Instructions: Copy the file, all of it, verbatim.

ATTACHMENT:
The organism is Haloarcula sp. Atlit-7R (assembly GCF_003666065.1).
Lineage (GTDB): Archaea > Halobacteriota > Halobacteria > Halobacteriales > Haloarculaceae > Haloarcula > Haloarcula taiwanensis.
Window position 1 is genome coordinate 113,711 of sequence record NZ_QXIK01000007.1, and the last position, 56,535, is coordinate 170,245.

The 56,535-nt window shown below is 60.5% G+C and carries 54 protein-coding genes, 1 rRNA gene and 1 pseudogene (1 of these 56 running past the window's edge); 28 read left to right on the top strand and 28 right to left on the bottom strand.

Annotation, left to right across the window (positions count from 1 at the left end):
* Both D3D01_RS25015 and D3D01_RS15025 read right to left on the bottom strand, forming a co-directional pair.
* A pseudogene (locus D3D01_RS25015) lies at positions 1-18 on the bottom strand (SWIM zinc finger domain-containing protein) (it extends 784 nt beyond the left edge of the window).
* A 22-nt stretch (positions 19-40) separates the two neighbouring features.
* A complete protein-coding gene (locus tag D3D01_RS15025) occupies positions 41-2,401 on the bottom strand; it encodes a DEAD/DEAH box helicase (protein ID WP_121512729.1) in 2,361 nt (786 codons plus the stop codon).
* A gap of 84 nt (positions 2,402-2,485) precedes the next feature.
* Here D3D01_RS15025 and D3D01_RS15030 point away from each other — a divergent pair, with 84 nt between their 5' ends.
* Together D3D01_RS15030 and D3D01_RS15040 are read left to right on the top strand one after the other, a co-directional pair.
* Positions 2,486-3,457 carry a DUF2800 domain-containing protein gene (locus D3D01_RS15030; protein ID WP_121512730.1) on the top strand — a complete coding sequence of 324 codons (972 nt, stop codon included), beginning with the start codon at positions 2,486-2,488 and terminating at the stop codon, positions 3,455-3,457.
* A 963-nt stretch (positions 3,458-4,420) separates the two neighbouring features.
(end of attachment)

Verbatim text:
The organism is Haloarcula sp. Atlit-7R (assembly GCF_003666065.1).
Lineage (GTDB): Archaea > Halobacteriota > Halobacteria > Halobacteriales > Haloarculaceae > Haloarcula > Haloarcula taiwanensis.
Window position 1 is genome coordinate 113,711 of sequence record NZ_QXIK01000007.1, and the last position, 56,535, is coordinate 170,245.

The 56,535-nt window shown below is 60.5% G+C and carries 54 protein-coding genes, 1 rRNA gene and 1 pseudogene (1 of these 56 running past the window's edge); 28 read left to right on the top strand and 28 right to left on the bottom strand.

Annotation, left to right across the window (positions count from 1 at the left end):
* Both D3D01_RS25015 and D3D01_RS15025 read right to left on the bottom strand, forming a co-directional pair.
* A pseudogene (locus D3D01_RS25015) lies at positions 1-18 on the bottom strand (SWIM zinc finger domain-containing protein) (it extends 784 nt beyond the left edge of the window).
* A 22-nt stretch (positions 19-40) separates the two neighbouring features.
* A complete protein-coding gene (locus tag D3D01_RS15025) occupies positions 41-2,401 on the bottom strand; it encodes a DEAD/DEAH box helicase (protein ID WP_121512729.1) in 2,361 nt (786 codons plus the stop codon).
* A gap of 84 nt (positions 2,402-2,485) precedes the next feature.
* Here D3D01_RS15025 and D3D01_RS15030 point away from each other — a divergent pair, with 84 nt between their 5' ends.
* Together D3D01_RS15030 and D3D01_RS15040 are read left to right on the top strand one after the other, a co-directional pair.
* Positions 2,486-3,457 carry a DUF2800 domain-containing protein gene (locus D3D01_RS15030; protein ID WP_121512730.1) on the top strand — a complete coding sequence of 324 codons (972 nt, stop codon included), beginning with the start codon at positions 2,486-2,488 and terminating at the stop codon, positions 3,455-3,457.
* A 963-nt stretch (positions 3,458-4,420) separates the two neighbouring features.